The partial shutdown of our federal government over a border wall dispute is now dragging into its fourth week. In the continuing rancor, fundamental truths about immigration and immigrants are being ignored or distorted.
Here are some facts – each one backed up and verified – that we voters and our leaders need to keep in mind as we consider how to move forward to solve this short-term crisis and the long-term challenge to reform our immigration policies.
- It is legal for immigrants to cross our border at any point and present themselves to law enforcement to seek asylum. The vast majority of immigrants do just that.
- Illegal crossings are at historic lows. That’s quite the opposite of some false narratives. The number of people trying to cross into our country illegally is at a historic low. In fact, between 2000 and 2016, during the terms of Republican President George W. Bush and Democratic President Barack Obama, successful illegal entries fell 91 percent.
- Americans who were born in this country are more likely to commit crimes than immigrants. Immigrants who are tenured professors at University of Cincinnati and migrant farm workers alike know all too well that a DUI, let alone committing a felony, could jeopardize their American Dream. The higher an area’s concentration of immigrants, the lower the rate of violent crime and property theft.
- Immigrants at the southern border are fleeing crime and poverty. Mothers, fathers and children know the peril that they face making the dangerous trek from their homes in Central America and Mexico. But the northern triangle of Central America – El Salvador, Honduras and Guatemala – is rife with gang violence and hopeless poverty that drive families to seek a new life in the United States, just like immigrants from Europe, Asia and Africa have done since our country’s founding.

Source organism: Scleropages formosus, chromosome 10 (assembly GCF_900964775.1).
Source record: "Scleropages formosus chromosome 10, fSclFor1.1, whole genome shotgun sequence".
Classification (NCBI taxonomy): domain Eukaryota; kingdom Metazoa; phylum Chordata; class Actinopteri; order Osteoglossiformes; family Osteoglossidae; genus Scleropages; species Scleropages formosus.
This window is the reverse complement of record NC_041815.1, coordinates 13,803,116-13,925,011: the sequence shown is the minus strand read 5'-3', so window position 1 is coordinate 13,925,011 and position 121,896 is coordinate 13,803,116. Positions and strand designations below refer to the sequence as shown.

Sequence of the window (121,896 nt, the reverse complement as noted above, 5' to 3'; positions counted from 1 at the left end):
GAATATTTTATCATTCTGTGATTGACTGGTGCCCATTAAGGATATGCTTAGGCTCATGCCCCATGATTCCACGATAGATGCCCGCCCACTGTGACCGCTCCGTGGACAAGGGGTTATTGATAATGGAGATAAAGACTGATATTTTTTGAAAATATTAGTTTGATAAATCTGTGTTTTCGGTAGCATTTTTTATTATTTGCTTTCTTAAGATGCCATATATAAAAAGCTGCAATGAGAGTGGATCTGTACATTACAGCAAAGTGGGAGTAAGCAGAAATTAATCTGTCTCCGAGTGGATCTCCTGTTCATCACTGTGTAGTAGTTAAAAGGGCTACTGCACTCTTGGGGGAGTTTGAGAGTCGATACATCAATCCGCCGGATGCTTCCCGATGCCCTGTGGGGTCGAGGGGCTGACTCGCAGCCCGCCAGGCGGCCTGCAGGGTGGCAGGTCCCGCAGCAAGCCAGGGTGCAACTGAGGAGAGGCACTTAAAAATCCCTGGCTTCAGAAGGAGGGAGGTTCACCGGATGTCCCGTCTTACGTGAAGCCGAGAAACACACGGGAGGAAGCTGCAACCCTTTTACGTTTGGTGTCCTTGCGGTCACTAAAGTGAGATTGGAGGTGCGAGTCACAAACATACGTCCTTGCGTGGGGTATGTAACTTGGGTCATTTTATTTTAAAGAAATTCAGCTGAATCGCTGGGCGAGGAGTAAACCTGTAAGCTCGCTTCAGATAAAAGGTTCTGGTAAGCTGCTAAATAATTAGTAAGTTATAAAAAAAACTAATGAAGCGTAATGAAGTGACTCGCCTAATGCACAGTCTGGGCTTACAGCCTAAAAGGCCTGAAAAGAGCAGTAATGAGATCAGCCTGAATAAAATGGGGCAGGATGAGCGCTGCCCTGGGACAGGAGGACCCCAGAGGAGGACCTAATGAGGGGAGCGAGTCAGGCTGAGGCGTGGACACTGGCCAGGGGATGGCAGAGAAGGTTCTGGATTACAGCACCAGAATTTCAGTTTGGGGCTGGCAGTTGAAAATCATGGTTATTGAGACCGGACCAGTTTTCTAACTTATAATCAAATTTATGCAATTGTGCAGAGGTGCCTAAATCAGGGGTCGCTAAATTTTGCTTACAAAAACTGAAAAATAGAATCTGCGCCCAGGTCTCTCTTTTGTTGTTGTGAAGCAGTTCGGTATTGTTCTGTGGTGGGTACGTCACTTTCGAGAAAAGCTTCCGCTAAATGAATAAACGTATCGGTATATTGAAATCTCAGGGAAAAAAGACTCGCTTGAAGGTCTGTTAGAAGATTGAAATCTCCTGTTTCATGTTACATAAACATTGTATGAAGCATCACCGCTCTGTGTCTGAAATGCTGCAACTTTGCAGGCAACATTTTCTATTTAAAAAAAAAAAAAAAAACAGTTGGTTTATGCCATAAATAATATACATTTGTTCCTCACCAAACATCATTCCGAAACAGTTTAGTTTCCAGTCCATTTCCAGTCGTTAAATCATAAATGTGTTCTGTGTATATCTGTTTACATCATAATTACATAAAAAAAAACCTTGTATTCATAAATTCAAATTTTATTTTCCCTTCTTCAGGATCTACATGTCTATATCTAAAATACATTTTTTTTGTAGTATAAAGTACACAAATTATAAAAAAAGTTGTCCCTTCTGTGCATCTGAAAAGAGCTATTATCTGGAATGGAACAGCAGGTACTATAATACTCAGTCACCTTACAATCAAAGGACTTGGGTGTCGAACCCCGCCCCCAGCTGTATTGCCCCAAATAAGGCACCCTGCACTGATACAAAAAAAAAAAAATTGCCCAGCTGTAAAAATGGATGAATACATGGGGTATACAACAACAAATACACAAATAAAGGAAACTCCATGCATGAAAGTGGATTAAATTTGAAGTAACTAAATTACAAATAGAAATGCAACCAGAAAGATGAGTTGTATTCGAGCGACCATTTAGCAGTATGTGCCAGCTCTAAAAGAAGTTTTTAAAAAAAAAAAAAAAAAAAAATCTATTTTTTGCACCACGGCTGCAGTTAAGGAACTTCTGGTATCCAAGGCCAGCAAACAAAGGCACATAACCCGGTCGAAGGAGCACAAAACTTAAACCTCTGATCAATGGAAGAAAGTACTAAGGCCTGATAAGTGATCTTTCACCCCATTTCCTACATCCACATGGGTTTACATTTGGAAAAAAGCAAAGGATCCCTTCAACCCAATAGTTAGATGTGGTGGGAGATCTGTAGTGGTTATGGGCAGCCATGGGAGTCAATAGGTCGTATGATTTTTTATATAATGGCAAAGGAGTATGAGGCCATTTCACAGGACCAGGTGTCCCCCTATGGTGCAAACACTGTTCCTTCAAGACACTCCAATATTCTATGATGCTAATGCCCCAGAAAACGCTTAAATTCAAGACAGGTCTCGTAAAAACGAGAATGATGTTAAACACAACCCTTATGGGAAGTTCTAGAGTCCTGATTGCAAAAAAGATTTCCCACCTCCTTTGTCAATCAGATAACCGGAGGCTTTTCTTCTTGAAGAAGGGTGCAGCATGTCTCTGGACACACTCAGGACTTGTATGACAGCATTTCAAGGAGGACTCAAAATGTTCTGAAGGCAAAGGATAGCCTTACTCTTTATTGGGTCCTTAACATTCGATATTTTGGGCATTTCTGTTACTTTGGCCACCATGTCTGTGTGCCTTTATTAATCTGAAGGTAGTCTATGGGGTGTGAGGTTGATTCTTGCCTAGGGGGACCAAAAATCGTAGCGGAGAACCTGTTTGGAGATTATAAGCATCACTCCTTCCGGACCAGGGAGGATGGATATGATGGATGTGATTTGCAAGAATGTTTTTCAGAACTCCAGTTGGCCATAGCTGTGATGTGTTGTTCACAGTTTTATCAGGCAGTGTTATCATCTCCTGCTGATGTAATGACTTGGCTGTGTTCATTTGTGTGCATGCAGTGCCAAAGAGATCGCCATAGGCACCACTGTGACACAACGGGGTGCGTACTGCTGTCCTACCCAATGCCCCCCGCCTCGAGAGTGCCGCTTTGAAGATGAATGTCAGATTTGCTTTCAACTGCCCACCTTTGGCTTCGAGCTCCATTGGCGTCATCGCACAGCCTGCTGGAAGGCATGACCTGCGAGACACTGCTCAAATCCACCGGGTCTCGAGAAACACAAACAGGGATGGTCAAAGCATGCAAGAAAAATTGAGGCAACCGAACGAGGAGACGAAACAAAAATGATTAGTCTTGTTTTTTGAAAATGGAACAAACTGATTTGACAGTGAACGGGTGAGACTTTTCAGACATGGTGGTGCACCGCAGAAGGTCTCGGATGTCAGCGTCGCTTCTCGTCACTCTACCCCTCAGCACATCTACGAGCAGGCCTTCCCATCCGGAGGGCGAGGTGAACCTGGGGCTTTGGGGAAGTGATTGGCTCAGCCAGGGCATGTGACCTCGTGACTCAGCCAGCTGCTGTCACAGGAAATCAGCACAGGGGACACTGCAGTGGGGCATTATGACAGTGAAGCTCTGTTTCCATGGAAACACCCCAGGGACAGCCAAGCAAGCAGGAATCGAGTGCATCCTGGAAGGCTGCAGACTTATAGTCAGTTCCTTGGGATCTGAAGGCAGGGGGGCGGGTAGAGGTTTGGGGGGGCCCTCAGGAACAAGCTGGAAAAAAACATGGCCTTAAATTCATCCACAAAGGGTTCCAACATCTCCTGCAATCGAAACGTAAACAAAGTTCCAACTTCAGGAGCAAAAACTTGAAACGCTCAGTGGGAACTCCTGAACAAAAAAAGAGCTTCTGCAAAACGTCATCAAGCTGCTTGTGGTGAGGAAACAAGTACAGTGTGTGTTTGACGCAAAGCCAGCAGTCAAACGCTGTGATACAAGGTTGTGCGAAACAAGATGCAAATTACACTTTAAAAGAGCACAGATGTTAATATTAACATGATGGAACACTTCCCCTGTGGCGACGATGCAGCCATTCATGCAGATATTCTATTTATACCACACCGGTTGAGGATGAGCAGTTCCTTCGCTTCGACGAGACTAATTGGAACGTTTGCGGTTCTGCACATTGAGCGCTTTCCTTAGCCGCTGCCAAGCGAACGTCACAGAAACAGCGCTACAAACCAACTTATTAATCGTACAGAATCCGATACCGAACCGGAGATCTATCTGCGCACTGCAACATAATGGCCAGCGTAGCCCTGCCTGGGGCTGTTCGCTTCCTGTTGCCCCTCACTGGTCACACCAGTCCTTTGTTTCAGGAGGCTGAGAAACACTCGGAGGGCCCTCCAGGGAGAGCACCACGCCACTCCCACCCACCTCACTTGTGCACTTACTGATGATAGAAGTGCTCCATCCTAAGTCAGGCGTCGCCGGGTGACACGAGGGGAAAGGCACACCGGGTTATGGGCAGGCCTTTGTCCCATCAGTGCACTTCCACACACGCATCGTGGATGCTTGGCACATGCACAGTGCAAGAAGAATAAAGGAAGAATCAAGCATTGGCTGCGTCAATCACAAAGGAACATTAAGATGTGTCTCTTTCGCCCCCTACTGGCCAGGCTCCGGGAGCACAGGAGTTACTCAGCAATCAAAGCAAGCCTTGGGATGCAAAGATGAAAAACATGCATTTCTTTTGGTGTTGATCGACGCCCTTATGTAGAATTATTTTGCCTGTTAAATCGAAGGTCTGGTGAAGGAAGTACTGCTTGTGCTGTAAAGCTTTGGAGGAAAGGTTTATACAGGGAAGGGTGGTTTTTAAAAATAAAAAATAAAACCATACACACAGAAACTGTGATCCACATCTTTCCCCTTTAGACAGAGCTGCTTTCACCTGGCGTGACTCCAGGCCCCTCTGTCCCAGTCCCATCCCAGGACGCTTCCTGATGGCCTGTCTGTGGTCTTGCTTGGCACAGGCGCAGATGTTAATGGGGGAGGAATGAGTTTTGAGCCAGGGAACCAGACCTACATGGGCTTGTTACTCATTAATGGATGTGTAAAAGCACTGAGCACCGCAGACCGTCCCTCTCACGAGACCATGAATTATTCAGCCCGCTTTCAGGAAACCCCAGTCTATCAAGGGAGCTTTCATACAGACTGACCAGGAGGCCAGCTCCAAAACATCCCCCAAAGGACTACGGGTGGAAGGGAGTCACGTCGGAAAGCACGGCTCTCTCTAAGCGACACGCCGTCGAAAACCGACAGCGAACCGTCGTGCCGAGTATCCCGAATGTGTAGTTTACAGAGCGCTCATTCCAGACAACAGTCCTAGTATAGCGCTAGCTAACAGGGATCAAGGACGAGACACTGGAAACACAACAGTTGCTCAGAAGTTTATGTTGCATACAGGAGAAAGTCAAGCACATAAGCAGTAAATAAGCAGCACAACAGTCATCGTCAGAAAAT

- Immigrants invest in our economy. In Ohio alone, Immigrant-led households in the state pay an estimated $3.1 billion in federal taxes and $1.3 billion in state and local taxes annually. Immigrant-owned businesses employ roughly 122,500 workers.
Greater Cincinnati is a healthy community, but it’s not growing as fast as cities in the West and South. The growth we do enjoy depends on immigrants bringing their talents, their energy and their enthusiasm to our workforce, places of worship and schools.
Existing strong border security has successfully reduced the number of criminals entering our country. But antipathy toward the law-abiding families eager to bring their talents to our country threatens to slow our economy and ruin our well-earned reputation as a beacon of freedom.
Our future depends on healthy growth that is spurred in large part by welcoming new Americans to our community. For selfish reasons, we need more immigrants in our community. For selfless reasons, enumerated in the Bible, the Quran, the Talmud and our Constitution, we are called to welcome the stranger.
Steve Driehaus is executive director of Cincinnati Compass and a former member of the United States House of Representatives.
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